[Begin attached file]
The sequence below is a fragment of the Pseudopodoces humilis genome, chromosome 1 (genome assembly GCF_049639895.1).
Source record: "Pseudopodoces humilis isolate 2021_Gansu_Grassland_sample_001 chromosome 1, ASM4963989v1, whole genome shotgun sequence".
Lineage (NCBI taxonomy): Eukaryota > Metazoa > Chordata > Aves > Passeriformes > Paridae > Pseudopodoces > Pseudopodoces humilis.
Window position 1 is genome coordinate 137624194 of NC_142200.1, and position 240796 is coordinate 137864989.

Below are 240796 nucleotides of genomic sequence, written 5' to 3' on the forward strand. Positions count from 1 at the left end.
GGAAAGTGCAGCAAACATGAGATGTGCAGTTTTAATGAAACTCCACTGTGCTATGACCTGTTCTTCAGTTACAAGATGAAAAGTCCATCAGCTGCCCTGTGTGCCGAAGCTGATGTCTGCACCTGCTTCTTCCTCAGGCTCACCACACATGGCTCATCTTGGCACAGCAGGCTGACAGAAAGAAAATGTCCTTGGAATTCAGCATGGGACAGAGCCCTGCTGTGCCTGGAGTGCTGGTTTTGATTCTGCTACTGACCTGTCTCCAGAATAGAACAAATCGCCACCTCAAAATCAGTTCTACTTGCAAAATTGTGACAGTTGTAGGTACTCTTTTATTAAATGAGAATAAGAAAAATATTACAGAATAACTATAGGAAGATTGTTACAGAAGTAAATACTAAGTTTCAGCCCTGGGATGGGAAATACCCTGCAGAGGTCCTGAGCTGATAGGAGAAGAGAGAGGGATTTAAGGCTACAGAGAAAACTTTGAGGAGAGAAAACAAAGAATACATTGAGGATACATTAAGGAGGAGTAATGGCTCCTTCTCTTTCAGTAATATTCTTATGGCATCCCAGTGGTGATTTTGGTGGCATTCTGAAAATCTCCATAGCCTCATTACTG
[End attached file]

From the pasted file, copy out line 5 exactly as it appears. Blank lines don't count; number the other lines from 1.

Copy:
Below are 240796 nucleotides of genomic sequence, written 5' to 3' on the forward strand. Positions count from 1 at the left end.